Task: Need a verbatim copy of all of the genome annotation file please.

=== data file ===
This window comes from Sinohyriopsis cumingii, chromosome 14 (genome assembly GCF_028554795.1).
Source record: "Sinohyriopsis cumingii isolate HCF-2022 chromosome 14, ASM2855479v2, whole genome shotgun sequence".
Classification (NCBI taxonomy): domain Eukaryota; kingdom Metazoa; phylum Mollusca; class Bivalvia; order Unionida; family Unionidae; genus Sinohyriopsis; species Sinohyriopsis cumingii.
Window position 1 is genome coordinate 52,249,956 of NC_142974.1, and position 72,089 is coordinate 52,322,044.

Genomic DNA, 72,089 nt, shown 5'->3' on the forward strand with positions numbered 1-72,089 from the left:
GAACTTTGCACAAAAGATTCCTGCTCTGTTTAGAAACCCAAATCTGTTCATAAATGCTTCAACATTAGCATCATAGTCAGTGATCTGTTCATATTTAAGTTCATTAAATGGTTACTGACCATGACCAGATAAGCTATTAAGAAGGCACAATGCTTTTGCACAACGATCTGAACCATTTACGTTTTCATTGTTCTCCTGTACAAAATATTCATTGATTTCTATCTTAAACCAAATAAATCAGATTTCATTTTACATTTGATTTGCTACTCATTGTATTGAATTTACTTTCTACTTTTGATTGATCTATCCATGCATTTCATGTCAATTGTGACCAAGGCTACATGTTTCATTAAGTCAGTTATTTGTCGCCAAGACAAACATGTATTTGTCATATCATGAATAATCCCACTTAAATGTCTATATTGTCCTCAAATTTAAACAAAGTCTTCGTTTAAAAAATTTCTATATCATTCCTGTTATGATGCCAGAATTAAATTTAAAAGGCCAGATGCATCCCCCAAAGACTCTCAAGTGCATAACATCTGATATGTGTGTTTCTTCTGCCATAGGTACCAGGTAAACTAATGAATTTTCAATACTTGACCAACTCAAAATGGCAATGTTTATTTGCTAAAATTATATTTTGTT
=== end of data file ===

This window comes from Sinohyriopsis cumingii, chromosome 14 (genome assembly GCF_028554795.1).
Source record: "Sinohyriopsis cumingii isolate HCF-2022 chromosome 14, ASM2855479v2, whole genome shotgun sequence".
Classification (NCBI taxonomy): domain Eukaryota; kingdom Metazoa; phylum Mollusca; class Bivalvia; order Unionida; family Unionidae; genus Sinohyriopsis; species Sinohyriopsis cumingii.
Window position 1 is genome coordinate 52,249,956 of NC_142974.1, and position 72,089 is coordinate 52,322,044.

Genomic DNA, 72,089 nt, shown 5'->3' on the forward strand with positions numbered 1-72,089 from the left:
GAACTTTGCACAAAAGATTCCTGCTCTGTTTAGAAACCCAAATCTGTTCATAAATGCTTCAACATTAGCATCATAGTCAGTGATCTGTTCATATTTAAGTTCATTAAATGGTTACTGACCATGACCAGATAAGCTATTAAGAAGGCACAATGCTTTTGCACAACGATCTGAACCATTTACGTTTTCATTGTTCTCCTGTACAAAATATTCATTGATTTCTATCTTAAACCAAATAAATCAGATTTCATTTTACATTTGATTTGCTACTCATTGTATTGAATTTACTTTCTACTTTTGATTGATCTATCCATGCATTTCATGTCAATTGTGACCAAGGCTACATGTTTCATTAAGTCAGTTATTTGTCGCCAAGACAAACATGTATTTGTCATATCATGAATAATCCCACTTAAATGTCTATATTGTCCTCAAATTTAAACAAAGTCTTCGTTTAAAAAATTTCTATATCATTCCTGTTATGATGCCAGAATTAAATTTAAAAGGCCAGATGCATCCCCCAAAGACTCTCAAGTGCATAACATCTGATATGTGTGTTTCTTCTGCCATAGGTACCAGGTAAACTAATGAATTTTCAATACTTGACCAACTCAAAATGGCAATGTTTATTTGCTAAAATTATATTTTGTT